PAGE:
Using Volunteer Work to Fill Resume Gaps & Re-enter the Workforce

Volunteer experience can be invaluable for your resume especially if you are re-entering the workforce or changing careers. In this post, we’ll explain the benefit of volunteer experience for re-entry resume writing strategy, share 22 strong transferable skills keywords that will make your resume really stand out from the crowd, and show you how to add these into your resume. 

Why Volunteer Experience Can Be a Game Changer on Your Re-entry Resume

When it comes to personal and professional fulfillment, volunteering offers a ton of benefits from endless networking opportunities to confidence boosting. In addition to these great benefits volunteering is super valuable for demonstrating your real-world experience when it comes to resume writing. The first reason volunteering is important, is that it can help to fill in the unemployment resume gaps causing employers to wonder what you’re up to in your spare time. This is a great strategy if you have taken more than a year off to care for family or raise your kids. When a recruiter or hiring manager is scanning your resume she will want to know that your skills haven’t become rusty during your time off. Adding gap-filling volunteer experience to your resume will be a game changer because it will visually and experientially fill the gap when being reviewed by hiring managers and recruiters.

What Transferable Skills Are & Why They Strengthen Re-entry Resume Keyword Strategy

Another major benefit of volunteering for re-entry professionals is the ability to build up your transferable skills keywords on your resume. Transferable skills are skills you possess based on past experience, that you can carry over or “transfer” into your future experience. Since your future employers will want to understand your capabilities for your next role, transferable skills will play an important role in helping them see this.

Where to Use Transferable Skills On Your Re-entry Resume

While having a robust resume keyword strategy is critical for every professional these days, transferable skills keywords are particularly valuable for those making a career change or re-entering the workforce. You’ll have to attract hiring manager interest in the initial resume scan by listing the strongest industry / role / level keywords in the resume keywords section. You’ll also need relevant keywords throughout your resume in order to get past Applicant Tracking Systems or ATS. Therefore, having the visual keyword resume section, populated with keywords relevant to the job posting, is a huge opportunity. If you fail to list transferable skills that are necessary for the job, the hiring manager and ATS will not be able to see you as a potential fit, and therefore eliminate you from the pool of qualified candidates.

Transferable Skills Can Help You Get Past Applicant Tracking Systems

Applicant Tracking Systems or ATS are the initial checkpoint for online job applications. No longer is a human doing the first resume read-through. Therefore it’s important that we dive deeper into ATS keyword strategy. Having the right resume keywords and keyword phrases are especially important today due to the heavy use of Applicant Tracking Systems or ATS’s. If you have omitted important transferable skills keywords from your resume, it is very likely your resume will end up in the resume black hole after passing through the ATS scan.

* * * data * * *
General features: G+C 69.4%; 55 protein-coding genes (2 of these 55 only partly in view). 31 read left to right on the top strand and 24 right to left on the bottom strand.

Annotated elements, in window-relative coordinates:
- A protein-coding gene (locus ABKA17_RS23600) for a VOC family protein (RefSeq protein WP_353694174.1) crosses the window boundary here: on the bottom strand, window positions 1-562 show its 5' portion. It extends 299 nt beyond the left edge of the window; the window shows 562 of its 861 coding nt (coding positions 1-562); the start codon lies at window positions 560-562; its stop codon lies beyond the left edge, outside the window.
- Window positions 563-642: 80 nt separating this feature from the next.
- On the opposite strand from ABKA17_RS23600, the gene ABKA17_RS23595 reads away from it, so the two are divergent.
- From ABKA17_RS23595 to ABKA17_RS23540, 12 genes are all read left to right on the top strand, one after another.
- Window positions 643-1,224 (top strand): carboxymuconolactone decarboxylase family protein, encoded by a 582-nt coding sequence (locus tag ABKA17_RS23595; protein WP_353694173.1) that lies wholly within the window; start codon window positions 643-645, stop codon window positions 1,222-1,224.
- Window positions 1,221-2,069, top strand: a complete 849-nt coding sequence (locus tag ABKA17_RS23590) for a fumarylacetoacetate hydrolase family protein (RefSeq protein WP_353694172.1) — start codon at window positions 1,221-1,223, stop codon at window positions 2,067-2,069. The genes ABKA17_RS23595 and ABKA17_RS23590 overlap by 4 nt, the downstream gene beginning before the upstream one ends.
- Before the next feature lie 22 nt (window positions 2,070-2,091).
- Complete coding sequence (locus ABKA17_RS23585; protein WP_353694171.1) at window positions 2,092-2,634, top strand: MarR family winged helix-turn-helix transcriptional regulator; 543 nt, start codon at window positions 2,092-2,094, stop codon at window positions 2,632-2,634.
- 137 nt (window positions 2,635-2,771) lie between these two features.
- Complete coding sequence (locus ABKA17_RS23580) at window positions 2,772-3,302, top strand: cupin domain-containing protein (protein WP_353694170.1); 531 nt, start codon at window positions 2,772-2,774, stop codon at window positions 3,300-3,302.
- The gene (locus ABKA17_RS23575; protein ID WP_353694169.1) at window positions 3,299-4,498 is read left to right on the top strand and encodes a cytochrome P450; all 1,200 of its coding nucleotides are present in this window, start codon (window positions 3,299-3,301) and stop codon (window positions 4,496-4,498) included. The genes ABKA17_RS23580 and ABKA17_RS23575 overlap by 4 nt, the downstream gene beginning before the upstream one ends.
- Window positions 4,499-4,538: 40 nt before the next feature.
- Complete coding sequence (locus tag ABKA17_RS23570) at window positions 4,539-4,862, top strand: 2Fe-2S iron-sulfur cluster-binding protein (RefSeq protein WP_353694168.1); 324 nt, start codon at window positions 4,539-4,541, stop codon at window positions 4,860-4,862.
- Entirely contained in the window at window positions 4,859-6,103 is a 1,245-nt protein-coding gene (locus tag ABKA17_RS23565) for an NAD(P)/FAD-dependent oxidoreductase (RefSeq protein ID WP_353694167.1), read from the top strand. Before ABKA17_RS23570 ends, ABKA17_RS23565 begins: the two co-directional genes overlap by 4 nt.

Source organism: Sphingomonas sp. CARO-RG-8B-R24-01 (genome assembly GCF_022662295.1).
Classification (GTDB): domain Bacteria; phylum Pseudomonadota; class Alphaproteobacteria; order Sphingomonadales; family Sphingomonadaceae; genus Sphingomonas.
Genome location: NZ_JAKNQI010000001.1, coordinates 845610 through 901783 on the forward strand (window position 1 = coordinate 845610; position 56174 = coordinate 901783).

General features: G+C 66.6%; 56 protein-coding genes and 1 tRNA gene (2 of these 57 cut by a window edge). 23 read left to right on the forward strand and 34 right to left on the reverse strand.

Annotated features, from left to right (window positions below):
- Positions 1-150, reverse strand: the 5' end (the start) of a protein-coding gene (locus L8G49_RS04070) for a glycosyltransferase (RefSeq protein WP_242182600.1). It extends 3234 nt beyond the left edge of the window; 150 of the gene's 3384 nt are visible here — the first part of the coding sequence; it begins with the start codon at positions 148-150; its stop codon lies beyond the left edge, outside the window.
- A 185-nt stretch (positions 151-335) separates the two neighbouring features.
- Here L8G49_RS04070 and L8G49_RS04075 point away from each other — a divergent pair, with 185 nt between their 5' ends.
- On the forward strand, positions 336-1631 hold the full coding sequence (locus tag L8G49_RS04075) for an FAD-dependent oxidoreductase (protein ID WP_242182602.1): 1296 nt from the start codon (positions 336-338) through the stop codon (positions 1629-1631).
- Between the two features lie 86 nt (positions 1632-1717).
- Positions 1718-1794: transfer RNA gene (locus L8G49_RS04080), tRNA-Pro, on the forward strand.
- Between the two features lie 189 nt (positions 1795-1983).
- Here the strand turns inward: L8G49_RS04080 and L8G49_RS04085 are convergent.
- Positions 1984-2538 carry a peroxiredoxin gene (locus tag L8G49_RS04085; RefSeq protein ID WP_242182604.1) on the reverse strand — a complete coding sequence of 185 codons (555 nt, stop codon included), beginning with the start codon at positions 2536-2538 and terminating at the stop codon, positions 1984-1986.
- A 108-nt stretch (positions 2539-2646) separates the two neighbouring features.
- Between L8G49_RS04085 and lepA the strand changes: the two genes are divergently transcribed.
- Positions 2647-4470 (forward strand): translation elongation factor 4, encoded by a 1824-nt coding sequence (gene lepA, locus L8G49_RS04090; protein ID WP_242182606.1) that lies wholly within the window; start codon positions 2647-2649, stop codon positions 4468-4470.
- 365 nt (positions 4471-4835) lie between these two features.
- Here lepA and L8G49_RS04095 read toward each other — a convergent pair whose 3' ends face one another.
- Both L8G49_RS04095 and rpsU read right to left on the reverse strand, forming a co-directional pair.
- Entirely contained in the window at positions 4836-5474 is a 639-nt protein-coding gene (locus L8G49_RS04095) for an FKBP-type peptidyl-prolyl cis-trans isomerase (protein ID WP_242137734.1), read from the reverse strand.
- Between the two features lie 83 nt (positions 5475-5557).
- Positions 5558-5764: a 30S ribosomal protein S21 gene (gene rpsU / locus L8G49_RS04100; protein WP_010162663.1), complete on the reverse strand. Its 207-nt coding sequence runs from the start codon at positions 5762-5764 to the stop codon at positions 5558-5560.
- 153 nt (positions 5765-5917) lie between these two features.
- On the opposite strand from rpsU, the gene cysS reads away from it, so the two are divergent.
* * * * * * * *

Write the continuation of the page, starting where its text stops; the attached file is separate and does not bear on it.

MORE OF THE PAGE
Here are the Transferable Skills That Employers Love

One of the main challenges faced by volunteers, is identifying the transferable skills that are most valued by employers. If this is a challenge you share, look no further. I’ve come up with 22 skills your next employer is likely looking for. These are skills you have probably acquired if you’ve been spending part of your employment gap volunteering. Even if you have not been a formal volunteer, but have been working as a stay-at-home mom or caretaker for your elderly parent, you are likely using skills from this list.

  1. Teamwork/Ability to Collaborate

  2. Strong Work Ethic

  3. Dedication

  4. Persistence

  5. Compassion

  6. Commitment

  7. Perseverance

  8. Sense of Mission / Mission-Oriented

  9. Relationship Building

  10. Project Management

  11. Optimizing Limited Resources & Tight Budgets

  12. Communication

  13. Decision Making

  14. Problem Solving

  15. Planning

  16. Organizing

  17. Prioritizing

  18. Information Processing / Data

  19. Analytics / Analytical

  20. Influence Others / Influencer

  21. People Management

  22. Leadership

After You Select Your Skills and Keywords, You Must Do This

Once you’ve identified a skill relevant to  your volunteer work, all you have to do is come up with a stellar example or story of how you demonstrated this skill “on the job” as a volunteer. You will also need to be able to communicate your volunteer achievements in the form of a results-oriented story both on and off your resume. So take a quick moment to jog your brain and jot down your best result. You’ll want to have one result-oriented story per transferable skill. Use these skills stories to craft high-impact bullets for your resume Experience section and LinkedIn profile. And don’t be afraid to use these stories in the interview process as well!

 

If you’re hoping to improve your re-entry resume strategy, check out our ageism-busting resume services. Our master resume writers will provide you with a custom resume strategy phone consultation, ATS and keyword optimized resume, and tailored resume that speaks to your strongest career accomplishments and value – everything you need to feel confident, navigate the job search successfully, and put your best foot forward as a 50-plus applicant.

Noelle Gross

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